Bitter News from “Eternally Developing” Places, by Jean-Pierre Listre
François-Xavier Akono, a Cameroonian Jesuit priest, gives us a series of bittersweet chronicles of trying realities, around little people whose way out one day is not very clear.
First of all his style: he writes in small incisive sentences, sometimes “poetic” but precise, never practicing melodramatic emphasis. His vocabulary is rich, imaginative, but clear and accurate. His words are rigorous without being pedantic, often returning several times to an idea in order to enrich it, improve it, extend it; where we can see, moreover, in this way of advancing in his narrative, that he is a philosopher by taste (and, often, by profession).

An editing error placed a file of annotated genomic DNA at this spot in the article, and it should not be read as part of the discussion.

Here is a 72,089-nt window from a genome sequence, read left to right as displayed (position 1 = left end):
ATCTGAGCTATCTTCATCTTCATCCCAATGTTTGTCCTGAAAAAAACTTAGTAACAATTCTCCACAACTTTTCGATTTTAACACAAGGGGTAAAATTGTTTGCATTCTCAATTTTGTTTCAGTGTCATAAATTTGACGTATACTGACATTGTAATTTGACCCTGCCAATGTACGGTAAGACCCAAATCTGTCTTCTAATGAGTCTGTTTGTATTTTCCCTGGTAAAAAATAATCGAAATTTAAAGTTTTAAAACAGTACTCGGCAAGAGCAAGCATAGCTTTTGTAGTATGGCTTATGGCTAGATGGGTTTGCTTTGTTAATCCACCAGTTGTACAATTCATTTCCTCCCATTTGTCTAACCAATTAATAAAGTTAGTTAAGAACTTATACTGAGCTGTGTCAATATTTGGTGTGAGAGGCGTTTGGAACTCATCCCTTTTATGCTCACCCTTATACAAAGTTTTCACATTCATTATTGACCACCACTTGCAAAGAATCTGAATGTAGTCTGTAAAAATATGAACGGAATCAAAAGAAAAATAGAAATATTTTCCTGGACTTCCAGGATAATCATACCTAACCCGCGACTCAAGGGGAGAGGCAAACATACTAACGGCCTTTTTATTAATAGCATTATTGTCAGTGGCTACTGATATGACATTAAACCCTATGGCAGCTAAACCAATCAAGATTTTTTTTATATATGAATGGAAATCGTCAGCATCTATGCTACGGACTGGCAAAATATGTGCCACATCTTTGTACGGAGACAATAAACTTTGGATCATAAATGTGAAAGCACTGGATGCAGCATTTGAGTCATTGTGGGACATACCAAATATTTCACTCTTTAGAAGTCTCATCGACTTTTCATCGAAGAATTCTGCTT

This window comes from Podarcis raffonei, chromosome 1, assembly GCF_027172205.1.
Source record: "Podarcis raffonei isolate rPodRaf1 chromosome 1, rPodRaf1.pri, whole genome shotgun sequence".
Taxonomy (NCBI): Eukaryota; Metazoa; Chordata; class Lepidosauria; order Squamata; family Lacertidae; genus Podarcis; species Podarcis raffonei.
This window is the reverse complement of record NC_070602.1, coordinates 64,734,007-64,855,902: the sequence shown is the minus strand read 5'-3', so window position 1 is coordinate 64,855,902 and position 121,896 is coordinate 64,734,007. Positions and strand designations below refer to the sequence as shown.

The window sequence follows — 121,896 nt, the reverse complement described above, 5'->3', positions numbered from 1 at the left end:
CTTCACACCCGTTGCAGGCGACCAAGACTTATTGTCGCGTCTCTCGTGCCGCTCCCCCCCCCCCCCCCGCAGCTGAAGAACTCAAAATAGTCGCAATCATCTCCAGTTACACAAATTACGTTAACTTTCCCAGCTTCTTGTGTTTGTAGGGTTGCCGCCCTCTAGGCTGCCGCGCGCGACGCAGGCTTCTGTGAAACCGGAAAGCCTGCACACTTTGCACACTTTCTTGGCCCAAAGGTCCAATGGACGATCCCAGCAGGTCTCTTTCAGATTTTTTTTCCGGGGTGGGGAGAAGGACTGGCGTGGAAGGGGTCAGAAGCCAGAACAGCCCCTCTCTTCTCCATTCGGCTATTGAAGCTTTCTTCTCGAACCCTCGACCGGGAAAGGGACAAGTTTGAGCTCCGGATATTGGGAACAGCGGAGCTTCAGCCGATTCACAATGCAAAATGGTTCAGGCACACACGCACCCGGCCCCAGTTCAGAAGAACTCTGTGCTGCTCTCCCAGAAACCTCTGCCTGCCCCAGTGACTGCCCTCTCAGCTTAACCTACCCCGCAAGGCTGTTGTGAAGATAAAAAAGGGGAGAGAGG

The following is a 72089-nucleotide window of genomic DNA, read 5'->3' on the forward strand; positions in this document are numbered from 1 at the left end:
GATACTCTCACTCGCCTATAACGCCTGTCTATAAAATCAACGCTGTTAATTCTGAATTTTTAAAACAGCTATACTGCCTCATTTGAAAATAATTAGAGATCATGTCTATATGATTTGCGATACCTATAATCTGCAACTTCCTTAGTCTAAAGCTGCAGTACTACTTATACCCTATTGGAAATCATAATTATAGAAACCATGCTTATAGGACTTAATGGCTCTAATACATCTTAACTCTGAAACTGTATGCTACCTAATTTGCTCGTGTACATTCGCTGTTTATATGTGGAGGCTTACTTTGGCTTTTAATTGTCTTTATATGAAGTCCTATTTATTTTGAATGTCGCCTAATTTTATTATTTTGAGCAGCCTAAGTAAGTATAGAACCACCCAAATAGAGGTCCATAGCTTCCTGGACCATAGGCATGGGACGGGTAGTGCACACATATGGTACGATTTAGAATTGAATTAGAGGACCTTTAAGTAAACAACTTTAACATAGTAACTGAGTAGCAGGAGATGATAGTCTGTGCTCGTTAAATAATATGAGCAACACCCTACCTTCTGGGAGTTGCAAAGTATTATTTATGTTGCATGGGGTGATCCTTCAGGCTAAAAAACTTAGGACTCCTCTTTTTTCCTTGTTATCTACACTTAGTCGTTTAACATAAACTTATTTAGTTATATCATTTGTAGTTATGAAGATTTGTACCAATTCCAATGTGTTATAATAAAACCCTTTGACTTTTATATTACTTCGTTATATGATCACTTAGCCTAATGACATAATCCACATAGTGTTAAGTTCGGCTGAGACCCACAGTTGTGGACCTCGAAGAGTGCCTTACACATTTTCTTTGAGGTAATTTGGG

Secondly, the general tone of his writings: he is never excessively demagogic, but always deeply empathetic to the poor beings he evokes, whether real or imaginary. And, in his sober but forceful style, he can in fact be much more bitter and punchy than all the second-rate pamphleteers, skilful at surfing on the good commonplaces that are so well seen and easy (everything that happens to this unfortunate Africa is always the fault of others, the eternal bad colonisers, the dirty whites who are decidedly undrinkable and doomed to disappear, …), but incapable of an autonomous and original thought.